Ontology-based data access (OBDA) is a popular paradigm for querying heterogeneous data sources by connecting them through mappings to an ontology. In OBDA, it is often difficult to reconstruct why a tuple occurs in the answer of a query. We address this challenge by enriching OBDA with provenance semirings, taking inspiration from database theory. In particular, we investigate the problems of (i) deciding whether a provenance annotated OBDA instance entails a provenance annotated conjunctive query, and (ii) computing a polynomial representing the provenance of a query entailed by a provenance annotated OBDA instance. Differently from pure databases, in our case these polynomials may be infinite. To regain finiteness, we consider idempotent semirings, and study the complexity in the case of DL-Lite ontologies. We implement Task (ii) in a state-of-the-art OBDA system and show the practical feasibility of the approach through an extensive evaluation against two popular benchmarks.
We investigate the data complexity of answering queries mediated by metric temporal logic ontologies under the event-based semantics assuming that data instances are finite timed words timestamped with binary fractions. We identify classes of ontology-mediated queries answering which can be done in AC0, NC1, L, NL, P, and coNP for data complexity, provide their rewritings to first-order logic and its extensions with primitive recursion, transitive closure or datalog, and establish lower complexity bounds.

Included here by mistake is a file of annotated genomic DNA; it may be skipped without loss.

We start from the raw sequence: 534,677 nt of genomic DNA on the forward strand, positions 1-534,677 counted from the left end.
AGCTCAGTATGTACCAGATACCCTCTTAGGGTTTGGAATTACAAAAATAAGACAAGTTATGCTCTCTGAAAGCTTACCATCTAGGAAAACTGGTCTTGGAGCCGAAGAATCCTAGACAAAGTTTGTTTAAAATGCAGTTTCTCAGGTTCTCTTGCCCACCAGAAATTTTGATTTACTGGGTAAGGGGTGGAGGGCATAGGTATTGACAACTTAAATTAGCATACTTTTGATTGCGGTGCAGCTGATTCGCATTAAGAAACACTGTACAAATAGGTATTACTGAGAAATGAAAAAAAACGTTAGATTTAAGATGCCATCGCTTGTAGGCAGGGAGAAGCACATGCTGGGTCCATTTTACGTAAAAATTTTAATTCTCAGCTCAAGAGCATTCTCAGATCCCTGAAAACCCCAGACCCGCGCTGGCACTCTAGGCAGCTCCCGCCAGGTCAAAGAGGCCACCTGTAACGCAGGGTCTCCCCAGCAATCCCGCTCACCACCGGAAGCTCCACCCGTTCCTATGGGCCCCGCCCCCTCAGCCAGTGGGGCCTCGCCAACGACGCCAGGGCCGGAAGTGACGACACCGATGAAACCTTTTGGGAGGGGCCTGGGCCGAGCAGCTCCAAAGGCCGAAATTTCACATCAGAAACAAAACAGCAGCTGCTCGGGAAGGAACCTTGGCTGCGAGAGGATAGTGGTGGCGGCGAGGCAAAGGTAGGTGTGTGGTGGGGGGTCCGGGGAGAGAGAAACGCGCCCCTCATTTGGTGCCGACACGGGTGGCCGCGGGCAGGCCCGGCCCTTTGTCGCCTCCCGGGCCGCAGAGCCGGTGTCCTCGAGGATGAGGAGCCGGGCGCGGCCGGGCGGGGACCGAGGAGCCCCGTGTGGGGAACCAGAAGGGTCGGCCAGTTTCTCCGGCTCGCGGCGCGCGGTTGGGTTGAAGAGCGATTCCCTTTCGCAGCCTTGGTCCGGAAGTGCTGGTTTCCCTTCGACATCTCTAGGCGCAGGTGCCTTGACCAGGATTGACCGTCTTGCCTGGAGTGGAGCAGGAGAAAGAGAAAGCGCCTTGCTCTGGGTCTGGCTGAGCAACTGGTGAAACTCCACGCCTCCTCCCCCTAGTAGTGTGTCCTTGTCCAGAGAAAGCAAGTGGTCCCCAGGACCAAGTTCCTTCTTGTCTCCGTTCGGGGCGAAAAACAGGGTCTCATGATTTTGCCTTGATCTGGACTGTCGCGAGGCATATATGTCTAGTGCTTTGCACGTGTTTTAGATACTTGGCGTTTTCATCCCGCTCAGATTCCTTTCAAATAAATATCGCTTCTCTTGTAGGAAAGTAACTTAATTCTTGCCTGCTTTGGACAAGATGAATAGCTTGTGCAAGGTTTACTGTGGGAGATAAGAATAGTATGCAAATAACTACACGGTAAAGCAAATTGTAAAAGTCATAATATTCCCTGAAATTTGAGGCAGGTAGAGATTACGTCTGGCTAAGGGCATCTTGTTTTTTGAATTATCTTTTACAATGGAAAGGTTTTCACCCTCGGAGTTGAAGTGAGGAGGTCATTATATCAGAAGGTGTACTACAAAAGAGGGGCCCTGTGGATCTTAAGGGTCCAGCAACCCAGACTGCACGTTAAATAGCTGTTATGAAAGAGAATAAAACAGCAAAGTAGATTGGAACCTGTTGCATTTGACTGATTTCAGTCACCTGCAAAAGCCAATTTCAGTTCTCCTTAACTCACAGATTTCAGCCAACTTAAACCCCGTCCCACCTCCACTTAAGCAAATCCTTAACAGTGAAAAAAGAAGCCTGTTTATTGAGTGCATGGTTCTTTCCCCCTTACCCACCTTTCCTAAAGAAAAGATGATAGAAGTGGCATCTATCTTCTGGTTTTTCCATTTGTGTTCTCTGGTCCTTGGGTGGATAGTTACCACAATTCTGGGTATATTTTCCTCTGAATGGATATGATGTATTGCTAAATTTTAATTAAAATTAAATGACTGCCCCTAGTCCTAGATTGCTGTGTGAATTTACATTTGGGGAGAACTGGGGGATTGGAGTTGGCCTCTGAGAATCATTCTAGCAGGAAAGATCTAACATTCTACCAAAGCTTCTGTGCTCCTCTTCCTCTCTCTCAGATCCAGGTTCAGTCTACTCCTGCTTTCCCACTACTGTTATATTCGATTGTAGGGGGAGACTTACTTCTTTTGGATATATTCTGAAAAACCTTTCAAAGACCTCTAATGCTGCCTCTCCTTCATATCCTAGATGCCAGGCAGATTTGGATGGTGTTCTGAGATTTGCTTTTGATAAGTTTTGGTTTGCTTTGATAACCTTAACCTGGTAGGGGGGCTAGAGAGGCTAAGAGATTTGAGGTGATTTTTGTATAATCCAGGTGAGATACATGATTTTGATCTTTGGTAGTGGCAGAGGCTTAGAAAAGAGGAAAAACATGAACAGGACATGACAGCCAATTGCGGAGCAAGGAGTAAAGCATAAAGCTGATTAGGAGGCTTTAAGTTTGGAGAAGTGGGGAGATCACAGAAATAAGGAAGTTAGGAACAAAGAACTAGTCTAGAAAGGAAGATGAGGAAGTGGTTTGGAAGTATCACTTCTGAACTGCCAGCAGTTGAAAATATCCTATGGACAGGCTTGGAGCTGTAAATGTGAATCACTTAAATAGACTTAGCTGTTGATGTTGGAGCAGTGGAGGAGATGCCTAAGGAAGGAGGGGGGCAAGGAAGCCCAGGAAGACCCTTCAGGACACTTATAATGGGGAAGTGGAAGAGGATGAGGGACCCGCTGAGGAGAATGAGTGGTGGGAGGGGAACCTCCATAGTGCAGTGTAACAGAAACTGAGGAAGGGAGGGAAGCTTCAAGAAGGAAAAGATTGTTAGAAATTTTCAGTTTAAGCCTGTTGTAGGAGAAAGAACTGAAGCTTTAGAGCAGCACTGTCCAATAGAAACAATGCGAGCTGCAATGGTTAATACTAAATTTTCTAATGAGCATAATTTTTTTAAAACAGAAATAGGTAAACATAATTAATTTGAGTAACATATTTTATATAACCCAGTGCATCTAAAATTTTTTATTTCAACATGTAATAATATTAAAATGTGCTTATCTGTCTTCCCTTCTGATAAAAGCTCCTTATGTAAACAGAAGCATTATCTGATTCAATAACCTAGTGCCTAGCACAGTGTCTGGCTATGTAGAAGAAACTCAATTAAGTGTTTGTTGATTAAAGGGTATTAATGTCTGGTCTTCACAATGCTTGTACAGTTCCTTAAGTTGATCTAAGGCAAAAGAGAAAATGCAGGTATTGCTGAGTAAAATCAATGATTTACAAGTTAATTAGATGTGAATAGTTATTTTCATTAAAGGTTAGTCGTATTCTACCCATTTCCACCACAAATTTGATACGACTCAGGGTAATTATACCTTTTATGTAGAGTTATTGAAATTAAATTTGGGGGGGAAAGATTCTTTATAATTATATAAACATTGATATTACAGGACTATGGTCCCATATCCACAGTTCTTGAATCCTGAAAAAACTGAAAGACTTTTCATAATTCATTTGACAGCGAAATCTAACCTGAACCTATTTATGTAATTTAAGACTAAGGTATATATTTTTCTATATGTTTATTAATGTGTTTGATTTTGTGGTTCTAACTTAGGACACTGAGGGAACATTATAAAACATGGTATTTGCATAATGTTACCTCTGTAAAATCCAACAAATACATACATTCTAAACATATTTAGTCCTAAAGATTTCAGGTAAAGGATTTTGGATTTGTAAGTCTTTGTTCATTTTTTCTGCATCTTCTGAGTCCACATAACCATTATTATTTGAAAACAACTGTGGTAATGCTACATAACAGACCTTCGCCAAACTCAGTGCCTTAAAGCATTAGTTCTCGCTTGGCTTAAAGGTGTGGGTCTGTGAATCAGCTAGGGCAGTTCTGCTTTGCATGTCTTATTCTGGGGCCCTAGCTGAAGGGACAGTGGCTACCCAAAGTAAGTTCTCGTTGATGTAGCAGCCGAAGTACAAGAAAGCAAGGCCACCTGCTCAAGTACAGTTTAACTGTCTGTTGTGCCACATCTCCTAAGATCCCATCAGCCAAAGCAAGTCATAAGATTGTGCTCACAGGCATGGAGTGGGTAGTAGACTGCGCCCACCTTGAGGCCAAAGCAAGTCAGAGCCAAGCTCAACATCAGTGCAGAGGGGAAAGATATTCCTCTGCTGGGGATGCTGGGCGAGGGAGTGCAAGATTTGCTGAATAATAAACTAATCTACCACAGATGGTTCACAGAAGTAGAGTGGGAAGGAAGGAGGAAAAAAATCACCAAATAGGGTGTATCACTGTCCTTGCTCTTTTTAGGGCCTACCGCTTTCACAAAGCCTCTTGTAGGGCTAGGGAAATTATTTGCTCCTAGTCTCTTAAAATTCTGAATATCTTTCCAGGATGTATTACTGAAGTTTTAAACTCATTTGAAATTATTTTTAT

Background: Automatic recognition of medical concepts in unstructured text is an important component of many clinical and research applications, and its accuracy has a large impact on electronic health record analysis. The mining of medical concepts is complicated by the broad use of synonyms and nonstandard terms in medical documents. Objective: We present a machine learning model for concept recognition in large unstructured text, which optimizes the use of ontological structures and can identify previously unobserved synonyms for concepts in the ontology. Methods: We present a neural dictionary model that can be used to predict if a phrase is synonymous to a concept in a reference ontology. Our model, called the Neural Concept Recognizer (NCR), uses a convolutional neural network to encode input phrases and then rank medical concepts based on the similarity in that space.
Background. Most tutorial ontologies focus on illustrating one aspect of ontology development, notably language features and automated reasoners, but ignore ontology development factors, such as emergent modelling guidelines and ontological principles. Yet, novices replicate examples from the exercises they carry out. Not providing good examples holistically causes the propagation of sub-optimal ontology development, which may negatively affect the quality of a real domain ontology. Results. We identified 22 requirements that a good tutorial ontology should satisfy regarding subject domain, logics and reasoning, and engineering aspects. We developed a set of ontologies about African Wildlife to serve as tutorial ontologies. A majority of the requirements have been met with the set of African Wildlife Ontology tutorial ontologies, which are introduced in this paper. The African Wildlife Ontology is mature and has been used yearly in an ontology engineering course or tutorial since 2010 and is included in a recent ontology engineering textbook with relevant examples and exercises. Conclusion. The African Wildlife Ontology provides a wide range of options concerning examples and exercises for ontology engineering well beyond illustrating only language features and automated reasoning. It assists in demonstrating tasks about ontology quality, such as alignment to a foundational ontology and satisfying competency questions, versioning, and multilingual ontologies.